The weather has gotten warmer, so it’s time to get into the sandbox.
For this post, I’ve used a container instead of a traditional, full-sized sandbox, which lengthens the season during which the sandbox can be used. In addition, you can use it in different locations. Carry the container to a covered porch or garage on a rainy day or use it inside when the weather is cold. I also chose colored sand for our makeshift sandbox; it’s available at big box stores and LOVED by kids. These smaller sandboxes are also great for smaller houses or apartments that might not have room for a traditional sandbox.
Sandbox Items Found at the Dollar Store
Here are 10 items we found at the dollar store to use in the sandbox:
- Paintbrush – My son likes smoothing out the sand with the paintbrush, as well as making roads for the cars and trucks. Also, it’s a nice tool to practice writing letters and numbers in the sand.
- Measuring cups – My daughter likes to fill these up and dump them out over and over, and I like using the real measurements with her. (For example, if we call them the 1/2 cup, ¼, etc., I feel she is gaining an understanding of what these actual measurements look and feel like and hope she will be able to transfer that knowledge to other areas later.)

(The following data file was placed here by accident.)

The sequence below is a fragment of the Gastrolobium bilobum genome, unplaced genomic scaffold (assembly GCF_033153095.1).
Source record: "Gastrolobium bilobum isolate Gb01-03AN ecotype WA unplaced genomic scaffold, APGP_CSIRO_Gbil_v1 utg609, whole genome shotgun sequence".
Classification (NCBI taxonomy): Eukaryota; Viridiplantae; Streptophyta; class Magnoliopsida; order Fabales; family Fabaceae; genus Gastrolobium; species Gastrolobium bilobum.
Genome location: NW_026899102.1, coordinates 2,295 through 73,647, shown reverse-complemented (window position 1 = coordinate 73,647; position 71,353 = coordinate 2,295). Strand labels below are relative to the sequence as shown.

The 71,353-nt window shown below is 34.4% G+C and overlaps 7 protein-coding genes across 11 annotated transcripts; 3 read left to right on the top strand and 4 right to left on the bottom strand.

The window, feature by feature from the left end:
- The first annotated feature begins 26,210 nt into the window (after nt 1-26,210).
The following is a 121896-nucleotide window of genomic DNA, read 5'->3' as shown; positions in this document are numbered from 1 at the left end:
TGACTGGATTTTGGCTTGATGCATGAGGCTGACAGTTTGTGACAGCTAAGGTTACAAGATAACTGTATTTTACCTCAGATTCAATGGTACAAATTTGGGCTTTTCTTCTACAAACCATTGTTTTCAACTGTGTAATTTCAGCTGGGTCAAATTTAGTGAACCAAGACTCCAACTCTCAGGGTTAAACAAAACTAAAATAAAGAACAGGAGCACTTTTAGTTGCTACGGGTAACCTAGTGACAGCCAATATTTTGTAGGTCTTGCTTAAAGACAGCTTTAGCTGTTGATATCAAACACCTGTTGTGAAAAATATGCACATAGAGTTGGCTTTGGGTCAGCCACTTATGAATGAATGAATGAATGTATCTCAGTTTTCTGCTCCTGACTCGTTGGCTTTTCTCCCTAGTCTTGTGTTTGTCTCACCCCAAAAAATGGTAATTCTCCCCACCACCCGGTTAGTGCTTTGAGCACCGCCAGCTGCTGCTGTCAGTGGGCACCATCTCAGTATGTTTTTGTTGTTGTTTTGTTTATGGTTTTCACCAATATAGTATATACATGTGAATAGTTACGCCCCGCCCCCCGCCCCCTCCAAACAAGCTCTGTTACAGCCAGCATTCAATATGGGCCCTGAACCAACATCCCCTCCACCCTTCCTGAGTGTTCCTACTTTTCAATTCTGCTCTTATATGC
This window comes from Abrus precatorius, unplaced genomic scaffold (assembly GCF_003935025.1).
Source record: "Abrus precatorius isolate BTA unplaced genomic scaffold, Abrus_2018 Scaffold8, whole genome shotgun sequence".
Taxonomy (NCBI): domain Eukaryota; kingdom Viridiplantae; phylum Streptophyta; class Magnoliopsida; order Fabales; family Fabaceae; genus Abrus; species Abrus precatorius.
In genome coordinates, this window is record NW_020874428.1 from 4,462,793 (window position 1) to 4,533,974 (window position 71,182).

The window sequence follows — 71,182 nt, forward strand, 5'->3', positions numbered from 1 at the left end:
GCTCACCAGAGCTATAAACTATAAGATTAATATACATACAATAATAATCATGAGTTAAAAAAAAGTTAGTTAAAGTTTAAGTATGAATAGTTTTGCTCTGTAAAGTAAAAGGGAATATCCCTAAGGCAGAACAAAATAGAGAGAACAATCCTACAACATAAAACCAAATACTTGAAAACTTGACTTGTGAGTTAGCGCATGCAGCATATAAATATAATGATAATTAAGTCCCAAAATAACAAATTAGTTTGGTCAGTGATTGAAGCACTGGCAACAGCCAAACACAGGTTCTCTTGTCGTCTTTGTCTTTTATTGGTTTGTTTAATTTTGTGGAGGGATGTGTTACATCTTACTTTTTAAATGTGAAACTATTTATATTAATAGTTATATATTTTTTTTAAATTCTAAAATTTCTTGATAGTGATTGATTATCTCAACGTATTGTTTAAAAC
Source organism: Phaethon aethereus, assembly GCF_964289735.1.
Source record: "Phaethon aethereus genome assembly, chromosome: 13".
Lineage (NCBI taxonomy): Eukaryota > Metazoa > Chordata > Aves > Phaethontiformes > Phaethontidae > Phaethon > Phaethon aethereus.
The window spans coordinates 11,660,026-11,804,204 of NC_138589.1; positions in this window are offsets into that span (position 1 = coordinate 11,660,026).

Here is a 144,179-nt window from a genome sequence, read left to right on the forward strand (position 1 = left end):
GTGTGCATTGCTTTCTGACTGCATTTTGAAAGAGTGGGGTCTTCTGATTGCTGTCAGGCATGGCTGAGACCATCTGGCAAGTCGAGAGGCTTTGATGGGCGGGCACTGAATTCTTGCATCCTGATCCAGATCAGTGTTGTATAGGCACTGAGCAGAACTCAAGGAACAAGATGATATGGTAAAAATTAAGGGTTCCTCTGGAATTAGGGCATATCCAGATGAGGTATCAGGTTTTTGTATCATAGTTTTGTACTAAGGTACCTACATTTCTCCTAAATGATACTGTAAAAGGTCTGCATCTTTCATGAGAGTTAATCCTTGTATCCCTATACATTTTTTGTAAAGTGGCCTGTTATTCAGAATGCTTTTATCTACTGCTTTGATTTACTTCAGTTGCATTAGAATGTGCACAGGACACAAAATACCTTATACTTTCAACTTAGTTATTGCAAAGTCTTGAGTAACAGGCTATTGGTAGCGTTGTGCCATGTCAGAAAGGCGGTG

- Imitation gems – The dollar store generally has lots of different colors, shapes, and sizes. My kids enjoyed “hiding” them from their sibling and then having them find them later.
- Mini dustpan and brush – Brushing sand into the dustpan is great practice for developing motor skills, but it’s also handy for cleaning up sand that ends up outside the “box.”
- Kitchen strainer or serving spoon – This can be used as a sifter in the sandbox and as a tool to find the gems. They are also great for moving sand or just watching the sand fall through the holes.
- Mini watering can – The sand will fall out of the can as it is poured, but it is also great if you choose to add a little water to your sandbox.
- Pie pans – My children used these to make pretend blueberry pies, mud pies, etc.
- Kitchen spatulas – These are fun for stirring the sand around and around.
- Paint holder – These worked nicely for moving large amounts of sand because of the nice handle. (You can see a red one pictured in the photo at the top of this post.)
- Cars, trucks, tanks – The dollar store is a great place to get toy vehicles for the sandbox. Ours stay in the sandbox for use only in this location. This makes them novel when the sandbox is out and keeps the sand from being relocated to the house.
Now, while your kids are playing, be sure to join them. Here are 3 questions you can ask your child as they play:
- What are you making?
- Where did you come up with that great idea?
- How can we play together?
There are also lots of free things around your house that work well in the sand, too. Any container recently recycled after being cleaned out, paper towel rolls, plastic silverware, plastic cups, or old plastic containers without lids all can be used for sand play. You can easily and inexpensively round up an afternoon of fun in the sandbox.